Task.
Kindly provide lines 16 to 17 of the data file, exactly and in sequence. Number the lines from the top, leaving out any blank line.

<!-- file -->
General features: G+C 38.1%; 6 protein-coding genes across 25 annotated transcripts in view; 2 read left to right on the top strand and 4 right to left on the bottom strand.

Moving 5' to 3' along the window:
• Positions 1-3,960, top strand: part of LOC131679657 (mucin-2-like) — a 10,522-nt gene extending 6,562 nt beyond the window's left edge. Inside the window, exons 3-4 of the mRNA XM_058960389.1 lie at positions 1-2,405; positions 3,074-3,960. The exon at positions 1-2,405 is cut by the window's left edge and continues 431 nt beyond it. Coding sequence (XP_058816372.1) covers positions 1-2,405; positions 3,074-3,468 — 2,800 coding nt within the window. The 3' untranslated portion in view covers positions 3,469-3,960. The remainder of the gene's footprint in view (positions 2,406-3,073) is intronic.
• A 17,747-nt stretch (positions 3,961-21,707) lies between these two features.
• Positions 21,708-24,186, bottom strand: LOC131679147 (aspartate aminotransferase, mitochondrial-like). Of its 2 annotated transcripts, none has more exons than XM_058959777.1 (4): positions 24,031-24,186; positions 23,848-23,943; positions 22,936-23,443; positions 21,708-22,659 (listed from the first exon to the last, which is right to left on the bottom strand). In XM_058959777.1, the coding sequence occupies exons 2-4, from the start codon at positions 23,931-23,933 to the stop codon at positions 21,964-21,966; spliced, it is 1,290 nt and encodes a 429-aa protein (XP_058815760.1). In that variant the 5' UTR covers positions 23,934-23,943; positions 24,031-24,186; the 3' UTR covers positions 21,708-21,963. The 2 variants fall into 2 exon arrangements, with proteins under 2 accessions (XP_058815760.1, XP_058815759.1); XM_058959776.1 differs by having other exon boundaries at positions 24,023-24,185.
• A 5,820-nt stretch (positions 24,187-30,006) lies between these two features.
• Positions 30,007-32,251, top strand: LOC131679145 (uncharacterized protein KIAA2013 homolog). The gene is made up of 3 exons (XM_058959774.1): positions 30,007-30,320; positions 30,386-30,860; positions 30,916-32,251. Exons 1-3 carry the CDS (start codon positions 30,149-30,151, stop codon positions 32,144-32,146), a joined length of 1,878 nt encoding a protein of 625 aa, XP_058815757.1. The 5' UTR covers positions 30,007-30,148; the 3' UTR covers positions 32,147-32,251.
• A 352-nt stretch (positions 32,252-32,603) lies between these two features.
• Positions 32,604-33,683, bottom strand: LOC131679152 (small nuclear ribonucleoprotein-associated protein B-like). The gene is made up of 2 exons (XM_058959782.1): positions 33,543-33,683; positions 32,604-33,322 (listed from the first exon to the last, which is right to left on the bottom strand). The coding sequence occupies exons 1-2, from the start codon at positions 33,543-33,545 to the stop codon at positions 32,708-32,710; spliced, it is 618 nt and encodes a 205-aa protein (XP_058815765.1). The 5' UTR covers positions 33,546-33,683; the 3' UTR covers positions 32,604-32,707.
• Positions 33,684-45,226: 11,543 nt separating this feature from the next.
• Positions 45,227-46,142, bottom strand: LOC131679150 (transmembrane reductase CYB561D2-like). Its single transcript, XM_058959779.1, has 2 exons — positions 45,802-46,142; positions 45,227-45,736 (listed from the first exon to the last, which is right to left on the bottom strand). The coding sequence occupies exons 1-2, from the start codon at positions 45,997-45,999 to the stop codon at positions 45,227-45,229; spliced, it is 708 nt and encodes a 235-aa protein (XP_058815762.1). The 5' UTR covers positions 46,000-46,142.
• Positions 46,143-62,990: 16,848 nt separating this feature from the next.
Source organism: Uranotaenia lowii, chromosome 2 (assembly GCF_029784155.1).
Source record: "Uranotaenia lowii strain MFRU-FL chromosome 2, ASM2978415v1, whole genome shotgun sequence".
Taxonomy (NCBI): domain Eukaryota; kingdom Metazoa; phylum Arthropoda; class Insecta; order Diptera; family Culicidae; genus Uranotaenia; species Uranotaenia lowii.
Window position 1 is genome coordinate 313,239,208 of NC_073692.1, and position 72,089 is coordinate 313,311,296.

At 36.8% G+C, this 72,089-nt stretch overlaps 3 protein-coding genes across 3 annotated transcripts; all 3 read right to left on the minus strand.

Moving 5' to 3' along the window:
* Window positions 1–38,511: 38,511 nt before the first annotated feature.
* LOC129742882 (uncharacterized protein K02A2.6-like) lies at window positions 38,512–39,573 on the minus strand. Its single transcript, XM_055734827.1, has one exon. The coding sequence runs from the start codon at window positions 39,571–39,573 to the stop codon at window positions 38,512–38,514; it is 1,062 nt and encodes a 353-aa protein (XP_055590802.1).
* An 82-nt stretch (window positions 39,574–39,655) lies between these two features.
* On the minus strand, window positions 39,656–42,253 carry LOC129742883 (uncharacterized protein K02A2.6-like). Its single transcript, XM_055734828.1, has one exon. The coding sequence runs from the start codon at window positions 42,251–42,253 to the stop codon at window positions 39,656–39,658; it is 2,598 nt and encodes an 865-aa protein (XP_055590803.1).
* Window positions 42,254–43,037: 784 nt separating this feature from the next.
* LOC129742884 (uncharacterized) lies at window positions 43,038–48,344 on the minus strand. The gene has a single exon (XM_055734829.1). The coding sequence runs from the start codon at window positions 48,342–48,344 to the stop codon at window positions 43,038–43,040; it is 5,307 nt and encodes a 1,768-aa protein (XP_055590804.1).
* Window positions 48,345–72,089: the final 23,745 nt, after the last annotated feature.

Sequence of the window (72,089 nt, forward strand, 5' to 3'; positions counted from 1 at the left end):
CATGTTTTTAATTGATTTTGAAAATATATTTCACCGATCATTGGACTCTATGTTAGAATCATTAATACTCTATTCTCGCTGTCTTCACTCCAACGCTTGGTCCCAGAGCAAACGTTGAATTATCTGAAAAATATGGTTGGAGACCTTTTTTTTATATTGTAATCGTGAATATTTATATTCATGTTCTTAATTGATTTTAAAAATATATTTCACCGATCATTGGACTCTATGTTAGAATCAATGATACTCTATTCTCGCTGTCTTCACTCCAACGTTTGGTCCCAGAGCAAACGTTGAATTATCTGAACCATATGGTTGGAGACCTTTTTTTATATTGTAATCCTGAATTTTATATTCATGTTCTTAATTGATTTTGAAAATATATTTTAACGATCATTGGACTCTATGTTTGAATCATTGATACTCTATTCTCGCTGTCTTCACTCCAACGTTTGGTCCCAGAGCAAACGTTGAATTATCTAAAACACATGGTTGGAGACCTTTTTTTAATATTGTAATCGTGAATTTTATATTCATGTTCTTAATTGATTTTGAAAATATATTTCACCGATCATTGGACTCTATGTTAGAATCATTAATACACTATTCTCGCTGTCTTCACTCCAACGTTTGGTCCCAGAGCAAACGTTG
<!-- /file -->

Window position 1 is genome coordinate 313,239,208 of NC_073692.1, and position 72,089 is coordinate 313,311,296.

At 36.8% G+C, this 72,089-nt stretch overlaps 3 protein-coding genes across 3 annotated transcripts; all 3 read right to left on the minus strand.